Youth and children’s camps and excursions can give our kids the opportunity to enjoy a time away from normal day-to-day life, often in a natural setting. They can also provide them the chance to learn some new and valuable physical and life skills and to increase their self-confidence in the process.
Of course there are risks involved in this. And while it’s impossible to eliminate all risk, the important thing is that the hazards are identified and that a documented management plan is put in place beforehand, in order to minimise risk of harm as much as possible.
Churches that run children’s / youth excursions or camps have a duty of care towards all participants, staff, and volunteers involved in such events. As such it’s vital to look at all areas of risk and plan well ahead of time.
What does risk management involve?
Risk management is a five-step process involving:
- Identification of hazards.
- Analysing the likelihood and consequences of harm occurring.
- Implementing a plan to control risks and reduce harm.
- Documentation of findings.
- Monitoring and reviewing.
More detailed information on the basics of risk management can be found here.
Risk considerations for camps and excursions
Risk management is not limited to physical activities. There are a number of areas to consider – including transport safety, emergency procedures, food hygiene, adequate training of staff and volunteers, supervision of participants, and medical conditions among others.
Risky physical activities may include:
- Ropes courses.
- Bush walks.
- Giant swings and flying foxes.
- Rock climbing, and indoor climbing.
- Swimming and other water activities.
- Overnight camping.
See our article here for more information on the safety issues around physical activities on church-run camps.
Other areas to consider (links to other articles included):
- Transport safety.
- Venomous bites and stings.
- Burns from fires, or scalds.
- Food safety.
- Allergies and anaphylactic shock.
- Lightning strikes.
- Temperature extremes.
- First Aid.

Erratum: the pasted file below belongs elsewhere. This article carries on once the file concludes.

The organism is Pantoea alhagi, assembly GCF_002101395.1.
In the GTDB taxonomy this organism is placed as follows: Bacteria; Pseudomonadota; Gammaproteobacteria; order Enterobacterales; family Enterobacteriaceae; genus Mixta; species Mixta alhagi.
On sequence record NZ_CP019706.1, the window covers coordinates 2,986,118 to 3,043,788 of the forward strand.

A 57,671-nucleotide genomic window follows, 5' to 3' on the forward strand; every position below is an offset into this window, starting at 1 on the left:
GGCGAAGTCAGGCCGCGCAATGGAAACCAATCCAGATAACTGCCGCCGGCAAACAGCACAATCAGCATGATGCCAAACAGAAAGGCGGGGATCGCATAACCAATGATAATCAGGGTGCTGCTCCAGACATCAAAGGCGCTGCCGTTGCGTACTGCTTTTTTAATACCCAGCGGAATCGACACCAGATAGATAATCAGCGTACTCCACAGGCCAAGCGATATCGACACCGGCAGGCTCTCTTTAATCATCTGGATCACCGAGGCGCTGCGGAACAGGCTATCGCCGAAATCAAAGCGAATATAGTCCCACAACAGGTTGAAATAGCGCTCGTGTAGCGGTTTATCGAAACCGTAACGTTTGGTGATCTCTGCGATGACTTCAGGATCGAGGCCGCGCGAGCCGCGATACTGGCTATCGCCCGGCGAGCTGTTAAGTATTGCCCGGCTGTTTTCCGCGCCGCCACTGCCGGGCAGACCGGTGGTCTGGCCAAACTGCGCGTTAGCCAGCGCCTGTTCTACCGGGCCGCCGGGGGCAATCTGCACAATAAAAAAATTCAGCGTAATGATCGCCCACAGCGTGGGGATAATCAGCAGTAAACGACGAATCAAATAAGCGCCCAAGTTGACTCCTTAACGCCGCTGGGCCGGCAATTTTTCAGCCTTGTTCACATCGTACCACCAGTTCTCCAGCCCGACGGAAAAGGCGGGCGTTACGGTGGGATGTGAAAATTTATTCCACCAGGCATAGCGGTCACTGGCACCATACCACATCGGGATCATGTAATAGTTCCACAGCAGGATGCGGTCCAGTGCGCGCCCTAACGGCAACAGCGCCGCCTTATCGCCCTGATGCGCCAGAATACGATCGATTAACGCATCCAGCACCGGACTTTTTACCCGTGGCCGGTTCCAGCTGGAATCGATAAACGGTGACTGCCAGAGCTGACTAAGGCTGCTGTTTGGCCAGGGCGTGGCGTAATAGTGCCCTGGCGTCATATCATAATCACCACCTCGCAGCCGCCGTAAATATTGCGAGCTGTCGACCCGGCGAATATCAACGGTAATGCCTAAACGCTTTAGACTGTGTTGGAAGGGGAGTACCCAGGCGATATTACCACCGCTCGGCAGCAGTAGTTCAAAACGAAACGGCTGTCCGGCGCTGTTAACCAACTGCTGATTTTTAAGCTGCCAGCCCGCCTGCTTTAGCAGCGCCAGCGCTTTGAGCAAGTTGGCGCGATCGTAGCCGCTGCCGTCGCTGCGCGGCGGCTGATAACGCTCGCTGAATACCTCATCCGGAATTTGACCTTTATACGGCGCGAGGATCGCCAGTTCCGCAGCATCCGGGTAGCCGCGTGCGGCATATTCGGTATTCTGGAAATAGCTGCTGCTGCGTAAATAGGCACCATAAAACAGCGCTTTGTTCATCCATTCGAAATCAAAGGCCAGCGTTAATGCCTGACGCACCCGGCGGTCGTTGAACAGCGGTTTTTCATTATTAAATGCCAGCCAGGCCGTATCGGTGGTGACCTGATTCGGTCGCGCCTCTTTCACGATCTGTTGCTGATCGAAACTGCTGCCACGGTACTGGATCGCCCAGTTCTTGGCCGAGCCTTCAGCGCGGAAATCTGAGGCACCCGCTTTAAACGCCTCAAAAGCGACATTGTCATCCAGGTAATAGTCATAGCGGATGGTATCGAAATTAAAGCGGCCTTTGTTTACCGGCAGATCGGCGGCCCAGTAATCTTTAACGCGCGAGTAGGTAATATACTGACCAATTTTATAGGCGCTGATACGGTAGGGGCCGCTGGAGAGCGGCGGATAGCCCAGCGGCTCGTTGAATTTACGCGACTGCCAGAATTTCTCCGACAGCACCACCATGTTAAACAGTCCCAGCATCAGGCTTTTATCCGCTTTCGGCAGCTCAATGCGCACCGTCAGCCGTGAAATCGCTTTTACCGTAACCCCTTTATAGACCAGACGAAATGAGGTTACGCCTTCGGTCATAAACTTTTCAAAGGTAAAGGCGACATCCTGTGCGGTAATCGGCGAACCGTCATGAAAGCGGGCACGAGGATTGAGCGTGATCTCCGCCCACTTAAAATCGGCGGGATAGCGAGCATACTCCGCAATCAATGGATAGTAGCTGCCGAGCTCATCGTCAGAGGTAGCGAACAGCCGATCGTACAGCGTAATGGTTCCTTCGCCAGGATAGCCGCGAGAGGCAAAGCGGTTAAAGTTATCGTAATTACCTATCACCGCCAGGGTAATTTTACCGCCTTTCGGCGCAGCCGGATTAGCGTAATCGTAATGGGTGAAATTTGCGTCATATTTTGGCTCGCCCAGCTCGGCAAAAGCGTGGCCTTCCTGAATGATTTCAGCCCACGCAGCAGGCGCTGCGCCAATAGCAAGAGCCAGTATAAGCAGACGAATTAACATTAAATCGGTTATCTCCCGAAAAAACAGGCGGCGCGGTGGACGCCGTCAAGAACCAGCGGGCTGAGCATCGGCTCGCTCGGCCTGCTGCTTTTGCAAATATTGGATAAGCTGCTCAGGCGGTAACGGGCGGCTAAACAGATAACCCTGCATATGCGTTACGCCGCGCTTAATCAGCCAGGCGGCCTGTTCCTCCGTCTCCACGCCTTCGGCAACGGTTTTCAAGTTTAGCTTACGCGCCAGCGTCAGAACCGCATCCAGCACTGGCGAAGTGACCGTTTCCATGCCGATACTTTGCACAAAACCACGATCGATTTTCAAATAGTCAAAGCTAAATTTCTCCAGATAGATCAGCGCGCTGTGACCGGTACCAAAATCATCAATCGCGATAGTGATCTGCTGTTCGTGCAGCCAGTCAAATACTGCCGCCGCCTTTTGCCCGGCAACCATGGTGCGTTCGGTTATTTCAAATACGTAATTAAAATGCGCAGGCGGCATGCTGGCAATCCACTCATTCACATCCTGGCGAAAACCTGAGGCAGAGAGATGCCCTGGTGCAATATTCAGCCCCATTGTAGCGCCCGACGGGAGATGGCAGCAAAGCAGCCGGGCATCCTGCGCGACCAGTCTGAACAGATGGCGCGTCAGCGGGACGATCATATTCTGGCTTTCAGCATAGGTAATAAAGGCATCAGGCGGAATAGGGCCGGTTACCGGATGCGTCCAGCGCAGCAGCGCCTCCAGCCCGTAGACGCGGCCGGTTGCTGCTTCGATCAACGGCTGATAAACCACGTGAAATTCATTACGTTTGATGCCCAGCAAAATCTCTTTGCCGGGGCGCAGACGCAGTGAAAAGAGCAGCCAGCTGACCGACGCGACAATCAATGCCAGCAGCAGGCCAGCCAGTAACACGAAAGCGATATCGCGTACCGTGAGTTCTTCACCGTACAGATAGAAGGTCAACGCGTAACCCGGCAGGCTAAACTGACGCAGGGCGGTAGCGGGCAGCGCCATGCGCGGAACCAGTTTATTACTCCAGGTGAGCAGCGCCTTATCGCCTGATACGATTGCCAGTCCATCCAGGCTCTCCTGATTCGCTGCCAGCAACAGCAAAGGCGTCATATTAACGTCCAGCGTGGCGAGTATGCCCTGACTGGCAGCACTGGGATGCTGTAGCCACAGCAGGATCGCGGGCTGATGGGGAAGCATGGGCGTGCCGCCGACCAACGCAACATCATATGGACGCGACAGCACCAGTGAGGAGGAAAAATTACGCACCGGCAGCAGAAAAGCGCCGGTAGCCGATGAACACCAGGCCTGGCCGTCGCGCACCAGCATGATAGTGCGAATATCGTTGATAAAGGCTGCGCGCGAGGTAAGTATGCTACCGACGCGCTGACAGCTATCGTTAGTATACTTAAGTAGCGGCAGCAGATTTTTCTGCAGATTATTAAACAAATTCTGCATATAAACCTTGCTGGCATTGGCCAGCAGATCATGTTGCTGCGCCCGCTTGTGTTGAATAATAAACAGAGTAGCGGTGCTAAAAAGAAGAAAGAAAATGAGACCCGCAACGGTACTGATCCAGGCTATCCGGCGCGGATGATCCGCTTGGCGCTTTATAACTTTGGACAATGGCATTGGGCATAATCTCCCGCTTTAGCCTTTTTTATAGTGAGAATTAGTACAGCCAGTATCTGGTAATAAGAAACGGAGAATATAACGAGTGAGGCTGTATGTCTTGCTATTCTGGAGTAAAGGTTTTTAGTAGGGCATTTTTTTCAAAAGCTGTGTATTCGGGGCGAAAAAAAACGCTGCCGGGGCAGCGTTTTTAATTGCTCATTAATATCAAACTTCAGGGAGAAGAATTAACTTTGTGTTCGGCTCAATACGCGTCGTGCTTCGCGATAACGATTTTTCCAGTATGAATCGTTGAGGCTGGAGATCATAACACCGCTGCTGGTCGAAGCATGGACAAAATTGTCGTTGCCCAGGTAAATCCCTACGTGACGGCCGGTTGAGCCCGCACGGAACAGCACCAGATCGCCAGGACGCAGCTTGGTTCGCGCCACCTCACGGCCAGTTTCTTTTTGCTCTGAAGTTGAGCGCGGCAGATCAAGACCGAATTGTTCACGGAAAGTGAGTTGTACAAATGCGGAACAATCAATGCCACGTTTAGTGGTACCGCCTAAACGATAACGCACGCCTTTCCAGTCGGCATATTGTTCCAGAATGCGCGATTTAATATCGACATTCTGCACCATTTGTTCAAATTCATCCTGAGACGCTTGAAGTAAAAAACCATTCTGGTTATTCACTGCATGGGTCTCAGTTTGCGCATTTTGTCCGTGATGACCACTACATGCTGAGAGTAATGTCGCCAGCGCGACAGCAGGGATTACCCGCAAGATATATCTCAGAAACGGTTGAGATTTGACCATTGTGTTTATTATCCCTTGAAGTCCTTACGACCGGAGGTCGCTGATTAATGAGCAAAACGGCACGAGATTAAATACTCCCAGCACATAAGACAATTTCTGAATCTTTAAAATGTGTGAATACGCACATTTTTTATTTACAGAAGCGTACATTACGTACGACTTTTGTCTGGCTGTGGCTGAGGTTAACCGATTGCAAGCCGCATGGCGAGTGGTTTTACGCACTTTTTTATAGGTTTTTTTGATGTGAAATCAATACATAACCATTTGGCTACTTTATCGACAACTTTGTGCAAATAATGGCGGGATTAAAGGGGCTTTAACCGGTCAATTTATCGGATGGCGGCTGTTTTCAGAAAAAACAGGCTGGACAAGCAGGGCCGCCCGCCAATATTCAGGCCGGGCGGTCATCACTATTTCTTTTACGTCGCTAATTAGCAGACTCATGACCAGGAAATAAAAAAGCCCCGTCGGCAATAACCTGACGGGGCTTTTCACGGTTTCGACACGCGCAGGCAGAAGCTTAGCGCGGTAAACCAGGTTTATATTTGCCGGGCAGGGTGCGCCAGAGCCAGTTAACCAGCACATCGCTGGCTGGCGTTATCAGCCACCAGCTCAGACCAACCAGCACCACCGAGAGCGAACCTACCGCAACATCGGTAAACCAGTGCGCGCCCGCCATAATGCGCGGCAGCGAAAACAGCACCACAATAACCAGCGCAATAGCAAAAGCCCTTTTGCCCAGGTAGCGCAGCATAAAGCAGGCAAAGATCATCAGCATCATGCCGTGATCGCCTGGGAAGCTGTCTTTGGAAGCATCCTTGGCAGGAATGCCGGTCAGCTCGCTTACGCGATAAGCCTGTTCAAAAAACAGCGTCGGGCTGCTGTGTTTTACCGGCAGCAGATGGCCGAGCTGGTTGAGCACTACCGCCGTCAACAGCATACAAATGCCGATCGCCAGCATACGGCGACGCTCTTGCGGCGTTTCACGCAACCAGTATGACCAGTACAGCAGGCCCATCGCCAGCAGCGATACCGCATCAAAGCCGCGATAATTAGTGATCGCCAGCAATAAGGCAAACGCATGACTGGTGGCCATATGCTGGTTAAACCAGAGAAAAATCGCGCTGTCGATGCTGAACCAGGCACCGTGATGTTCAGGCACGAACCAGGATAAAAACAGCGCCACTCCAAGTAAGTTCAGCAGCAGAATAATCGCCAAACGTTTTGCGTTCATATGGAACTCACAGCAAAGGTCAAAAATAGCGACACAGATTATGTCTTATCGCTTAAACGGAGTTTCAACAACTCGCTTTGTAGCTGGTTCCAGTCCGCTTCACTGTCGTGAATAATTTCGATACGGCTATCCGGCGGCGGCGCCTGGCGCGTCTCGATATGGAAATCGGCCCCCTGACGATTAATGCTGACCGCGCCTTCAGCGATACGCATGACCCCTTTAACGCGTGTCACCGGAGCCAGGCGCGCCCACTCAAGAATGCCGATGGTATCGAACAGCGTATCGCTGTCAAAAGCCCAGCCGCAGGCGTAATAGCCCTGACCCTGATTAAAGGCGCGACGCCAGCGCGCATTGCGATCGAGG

- Becoming lost.
- Medical conditions, such as asthma.
Risk management steps for camps and excursions
- Identify hazards – for this step it might be necessary to decide on a level of acceptable risk and focus on those hazards that might lead to injuries, other types of harm, or liability. Hazards might be identified through site inspections, volunteer working-with-children and training checks, vehicle inspections, viewing weather and fire reports, checking mobile reception of remote areas, examining parent consent forms for participant health issues, and so forth.
- Analyse the risks – this involves considering how the hazard might cause harm, as well as the degree and consequences of harm that could occur. Examples of this might include considering the type of injuries that could occur from the use of equipment, from vehicle accidents, exposure to extreme weather, or from allergic reactions.
- Develop risk control plans – involves drawing up treatment plans in case of injury or harm, such as First Aid and emergency procedures, methods of communication, volunteer training, supplying leaders with GPS units on bushwalks, guidelines regarding use of equipment, and so on.
- Document, monitor and review – records should be kept of all incidences of harm and how they were dealt with. This is an important step in case of liability claims, and it also allows you to determine the effectiveness of the risk control plans and decide if changes are required for future activities.
It’s also important to check that campsite or other venue providers are fully insured – you should request a copy of their Certificate of Currency before proceeding.
To assist you in completing a church risk assessment for camps and / or excursions, we have provided a risk management form template which can be downloaded from the Forms section of this website.
More information on risk management for camps and excursions can be found at the Department of Education website, and copies of Adventure Activity Standards can be downloaded from Outdoors Victoria (please note that these are both Victorian sites and you may need to source information and guidelines from authorities within your own state).
For more information regarding risk management and insurance, please contact the CCI office.
Written by Tess OliverTags: children, health & safety, risk management